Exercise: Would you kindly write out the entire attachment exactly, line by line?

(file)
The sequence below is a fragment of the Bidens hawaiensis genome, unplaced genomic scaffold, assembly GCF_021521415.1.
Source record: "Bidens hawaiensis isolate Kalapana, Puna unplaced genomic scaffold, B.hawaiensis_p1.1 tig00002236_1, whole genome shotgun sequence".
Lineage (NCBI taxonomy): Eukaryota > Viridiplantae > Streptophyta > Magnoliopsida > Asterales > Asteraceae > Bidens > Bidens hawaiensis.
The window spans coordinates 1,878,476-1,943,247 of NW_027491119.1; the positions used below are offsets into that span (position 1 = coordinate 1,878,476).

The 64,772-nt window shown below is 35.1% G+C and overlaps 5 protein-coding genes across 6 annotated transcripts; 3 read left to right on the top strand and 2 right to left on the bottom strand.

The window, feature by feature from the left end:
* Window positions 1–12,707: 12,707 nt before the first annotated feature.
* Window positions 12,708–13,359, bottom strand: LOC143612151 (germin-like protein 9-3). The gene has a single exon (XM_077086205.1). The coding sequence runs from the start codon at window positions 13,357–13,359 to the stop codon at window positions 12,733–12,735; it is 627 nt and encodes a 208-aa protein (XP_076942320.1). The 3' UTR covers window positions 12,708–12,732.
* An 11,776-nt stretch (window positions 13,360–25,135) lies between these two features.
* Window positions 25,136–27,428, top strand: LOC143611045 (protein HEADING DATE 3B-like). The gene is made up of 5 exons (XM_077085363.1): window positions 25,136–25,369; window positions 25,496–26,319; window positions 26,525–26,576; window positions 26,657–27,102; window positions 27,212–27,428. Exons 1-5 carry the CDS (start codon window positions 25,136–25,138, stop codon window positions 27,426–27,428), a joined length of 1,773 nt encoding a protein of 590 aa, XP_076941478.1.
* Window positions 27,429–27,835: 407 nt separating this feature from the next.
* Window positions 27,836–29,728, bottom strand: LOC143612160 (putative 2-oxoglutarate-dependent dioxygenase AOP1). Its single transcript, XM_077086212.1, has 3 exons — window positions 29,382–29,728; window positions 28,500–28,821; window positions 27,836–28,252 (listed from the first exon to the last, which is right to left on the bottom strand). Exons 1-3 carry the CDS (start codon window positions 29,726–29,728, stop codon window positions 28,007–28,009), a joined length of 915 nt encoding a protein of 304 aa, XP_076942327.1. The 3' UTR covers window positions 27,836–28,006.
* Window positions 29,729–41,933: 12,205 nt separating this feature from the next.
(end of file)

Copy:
The sequence below is a fragment of the Bidens hawaiensis genome, unplaced genomic scaffold, assembly GCF_021521415.1.
Source record: "Bidens hawaiensis isolate Kalapana, Puna unplaced genomic scaffold, B.hawaiensis_p1.1 tig00002236_1, whole genome shotgun sequence".
Lineage (NCBI taxonomy): Eukaryota > Viridiplantae > Streptophyta > Magnoliopsida > Asterales > Asteraceae > Bidens > Bidens hawaiensis.
The window spans coordinates 1,878,476-1,943,247 of NW_027491119.1; the positions used below are offsets into that span (position 1 = coordinate 1,878,476).

The 64,772-nt window shown below is 35.1% G+C and overlaps 5 protein-coding genes across 6 annotated transcripts; 3 read left to right on the top strand and 2 right to left on the bottom strand.

The window, feature by feature from the left end:
* Window positions 1–12,707: 12,707 nt before the first annotated feature.
* Window positions 12,708–13,359, bottom strand: LOC143612151 (germin-like protein 9-3). The gene has a single exon (XM_077086205.1). The coding sequence runs from the start codon at window positions 13,357–13,359 to the stop codon at window positions 12,733–12,735; it is 627 nt and encodes a 208-aa protein (XP_076942320.1). The 3' UTR covers window positions 12,708–12,732.
* An 11,776-nt stretch (window positions 13,360–25,135) lies between these two features.
* Window positions 25,136–27,428, top strand: LOC143611045 (protein HEADING DATE 3B-like). The gene is made up of 5 exons (XM_077085363.1): window positions 25,136–25,369; window positions 25,496–26,319; window positions 26,525–26,576; window positions 26,657–27,102; window positions 27,212–27,428. Exons 1-5 carry the CDS (start codon window positions 25,136–25,138, stop codon window positions 27,426–27,428), a joined length of 1,773 nt encoding a protein of 590 aa, XP_076941478.1.
* Window positions 27,429–27,835: 407 nt separating this feature from the next.
* Window positions 27,836–29,728, bottom strand: LOC143612160 (putative 2-oxoglutarate-dependent dioxygenase AOP1). Its single transcript, XM_077086212.1, has 3 exons — window positions 29,382–29,728; window positions 28,500–28,821; window positions 27,836–28,252 (listed from the first exon to the last, which is right to left on the bottom strand). Exons 1-3 carry the CDS (start codon window positions 29,726–29,728, stop codon window positions 28,007–28,009), a joined length of 915 nt encoding a protein of 304 aa, XP_076942327.1. The 3' UTR covers window positions 27,836–28,006.
* Window positions 29,729–41,933: 12,205 nt separating this feature from the next.